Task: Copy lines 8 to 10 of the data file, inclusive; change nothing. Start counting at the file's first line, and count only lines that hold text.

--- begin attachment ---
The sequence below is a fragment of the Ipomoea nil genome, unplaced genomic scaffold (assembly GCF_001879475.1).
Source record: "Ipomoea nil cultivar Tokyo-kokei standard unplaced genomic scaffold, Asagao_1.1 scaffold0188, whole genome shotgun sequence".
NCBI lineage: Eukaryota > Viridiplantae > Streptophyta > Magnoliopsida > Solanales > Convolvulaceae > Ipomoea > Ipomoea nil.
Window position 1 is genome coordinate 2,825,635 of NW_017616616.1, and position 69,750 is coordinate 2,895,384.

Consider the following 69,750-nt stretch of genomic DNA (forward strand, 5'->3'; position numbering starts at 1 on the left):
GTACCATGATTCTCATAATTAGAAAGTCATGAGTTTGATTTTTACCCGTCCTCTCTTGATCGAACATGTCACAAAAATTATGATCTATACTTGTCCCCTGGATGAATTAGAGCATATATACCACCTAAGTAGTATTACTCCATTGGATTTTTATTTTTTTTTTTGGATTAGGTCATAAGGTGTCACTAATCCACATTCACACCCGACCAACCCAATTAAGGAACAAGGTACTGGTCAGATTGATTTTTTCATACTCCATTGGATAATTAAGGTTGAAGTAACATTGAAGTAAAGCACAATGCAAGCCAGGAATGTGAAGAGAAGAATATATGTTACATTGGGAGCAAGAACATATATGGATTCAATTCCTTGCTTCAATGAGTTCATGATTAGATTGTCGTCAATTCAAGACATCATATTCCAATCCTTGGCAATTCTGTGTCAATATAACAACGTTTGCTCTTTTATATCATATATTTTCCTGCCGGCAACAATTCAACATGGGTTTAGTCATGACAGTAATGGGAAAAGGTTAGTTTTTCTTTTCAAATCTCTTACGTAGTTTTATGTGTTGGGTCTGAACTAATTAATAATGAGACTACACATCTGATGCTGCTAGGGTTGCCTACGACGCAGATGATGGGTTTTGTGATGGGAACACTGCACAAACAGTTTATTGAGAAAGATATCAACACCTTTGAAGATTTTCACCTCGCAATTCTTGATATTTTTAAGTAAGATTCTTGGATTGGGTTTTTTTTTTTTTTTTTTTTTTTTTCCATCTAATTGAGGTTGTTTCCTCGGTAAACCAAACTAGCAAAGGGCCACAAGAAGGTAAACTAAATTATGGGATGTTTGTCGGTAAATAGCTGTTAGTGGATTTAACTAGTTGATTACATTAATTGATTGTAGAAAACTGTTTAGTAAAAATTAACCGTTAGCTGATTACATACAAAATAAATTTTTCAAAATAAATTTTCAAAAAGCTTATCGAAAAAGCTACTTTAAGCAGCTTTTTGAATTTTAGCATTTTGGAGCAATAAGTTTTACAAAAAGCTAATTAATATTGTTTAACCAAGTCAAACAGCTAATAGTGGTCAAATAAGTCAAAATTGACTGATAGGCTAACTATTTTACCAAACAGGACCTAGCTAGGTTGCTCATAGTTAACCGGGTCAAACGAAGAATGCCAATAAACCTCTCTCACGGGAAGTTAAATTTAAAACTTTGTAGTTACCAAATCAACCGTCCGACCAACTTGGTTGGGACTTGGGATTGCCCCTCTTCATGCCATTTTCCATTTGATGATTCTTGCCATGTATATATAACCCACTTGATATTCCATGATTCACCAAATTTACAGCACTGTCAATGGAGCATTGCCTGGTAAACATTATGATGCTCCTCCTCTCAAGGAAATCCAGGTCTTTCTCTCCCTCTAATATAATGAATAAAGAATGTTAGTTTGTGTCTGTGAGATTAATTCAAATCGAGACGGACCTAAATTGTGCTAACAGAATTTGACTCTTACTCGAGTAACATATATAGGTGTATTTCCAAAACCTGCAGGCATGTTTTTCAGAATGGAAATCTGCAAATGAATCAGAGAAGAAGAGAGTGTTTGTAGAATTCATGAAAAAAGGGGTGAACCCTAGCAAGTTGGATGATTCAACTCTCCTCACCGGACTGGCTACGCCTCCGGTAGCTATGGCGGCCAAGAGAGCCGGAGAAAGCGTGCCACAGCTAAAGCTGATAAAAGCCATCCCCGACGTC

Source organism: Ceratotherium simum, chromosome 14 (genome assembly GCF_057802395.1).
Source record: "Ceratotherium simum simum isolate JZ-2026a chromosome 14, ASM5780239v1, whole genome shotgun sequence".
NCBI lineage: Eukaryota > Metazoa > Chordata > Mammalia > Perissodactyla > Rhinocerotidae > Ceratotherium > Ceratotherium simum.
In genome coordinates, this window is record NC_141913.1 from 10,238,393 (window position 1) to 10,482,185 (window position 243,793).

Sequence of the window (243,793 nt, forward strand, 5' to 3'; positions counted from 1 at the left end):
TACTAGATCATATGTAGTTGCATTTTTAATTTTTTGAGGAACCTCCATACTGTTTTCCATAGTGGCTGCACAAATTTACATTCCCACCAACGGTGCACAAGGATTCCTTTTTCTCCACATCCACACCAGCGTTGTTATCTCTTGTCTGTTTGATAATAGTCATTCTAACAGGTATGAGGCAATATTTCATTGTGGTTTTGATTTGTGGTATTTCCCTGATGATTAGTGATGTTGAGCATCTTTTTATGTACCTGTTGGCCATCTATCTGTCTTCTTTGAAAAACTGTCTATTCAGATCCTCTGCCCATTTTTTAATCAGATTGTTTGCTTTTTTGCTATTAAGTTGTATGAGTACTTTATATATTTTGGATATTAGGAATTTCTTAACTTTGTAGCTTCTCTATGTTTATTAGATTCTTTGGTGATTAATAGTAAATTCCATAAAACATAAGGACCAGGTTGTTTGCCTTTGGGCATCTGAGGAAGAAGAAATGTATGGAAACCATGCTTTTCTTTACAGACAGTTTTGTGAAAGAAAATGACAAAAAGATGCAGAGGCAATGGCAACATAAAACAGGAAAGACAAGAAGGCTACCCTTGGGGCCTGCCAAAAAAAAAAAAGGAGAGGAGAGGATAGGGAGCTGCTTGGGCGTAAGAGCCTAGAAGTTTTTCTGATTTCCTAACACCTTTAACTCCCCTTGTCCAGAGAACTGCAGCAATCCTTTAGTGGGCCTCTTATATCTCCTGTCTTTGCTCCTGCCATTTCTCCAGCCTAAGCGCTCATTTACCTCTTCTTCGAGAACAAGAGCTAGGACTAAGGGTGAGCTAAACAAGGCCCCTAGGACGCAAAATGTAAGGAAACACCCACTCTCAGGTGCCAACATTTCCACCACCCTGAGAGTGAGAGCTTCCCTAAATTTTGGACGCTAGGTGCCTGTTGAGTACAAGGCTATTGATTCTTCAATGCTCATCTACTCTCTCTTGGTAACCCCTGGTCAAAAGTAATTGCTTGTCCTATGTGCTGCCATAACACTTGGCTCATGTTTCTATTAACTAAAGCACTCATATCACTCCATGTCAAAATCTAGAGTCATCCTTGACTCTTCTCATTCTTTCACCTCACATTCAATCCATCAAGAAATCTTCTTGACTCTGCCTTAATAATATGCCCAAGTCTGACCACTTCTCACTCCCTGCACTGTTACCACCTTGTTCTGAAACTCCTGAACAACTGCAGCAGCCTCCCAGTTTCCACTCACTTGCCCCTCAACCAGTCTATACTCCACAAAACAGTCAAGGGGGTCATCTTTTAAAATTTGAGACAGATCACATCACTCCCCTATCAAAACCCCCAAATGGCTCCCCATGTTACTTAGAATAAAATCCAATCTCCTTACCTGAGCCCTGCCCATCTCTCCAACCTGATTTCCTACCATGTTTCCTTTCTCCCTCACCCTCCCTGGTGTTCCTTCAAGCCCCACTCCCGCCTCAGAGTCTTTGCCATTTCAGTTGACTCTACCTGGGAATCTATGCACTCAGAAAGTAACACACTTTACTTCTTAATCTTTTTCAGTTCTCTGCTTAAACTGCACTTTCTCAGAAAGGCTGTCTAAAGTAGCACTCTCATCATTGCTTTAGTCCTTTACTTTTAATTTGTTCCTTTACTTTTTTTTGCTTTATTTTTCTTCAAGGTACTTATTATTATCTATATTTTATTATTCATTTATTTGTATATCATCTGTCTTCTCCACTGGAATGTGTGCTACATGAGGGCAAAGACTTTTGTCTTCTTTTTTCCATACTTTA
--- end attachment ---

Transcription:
Source record: "Ceratotherium simum simum isolate JZ-2026a chromosome 14, ASM5780239v1, whole genome shotgun sequence".
NCBI lineage: Eukaryota > Metazoa > Chordata > Mammalia > Perissodactyla > Rhinocerotidae > Ceratotherium > Ceratotherium simum.
In genome coordinates, this window is record NC_141913.1 from 10,238,393 (window position 1) to 10,482,185 (window position 243,793).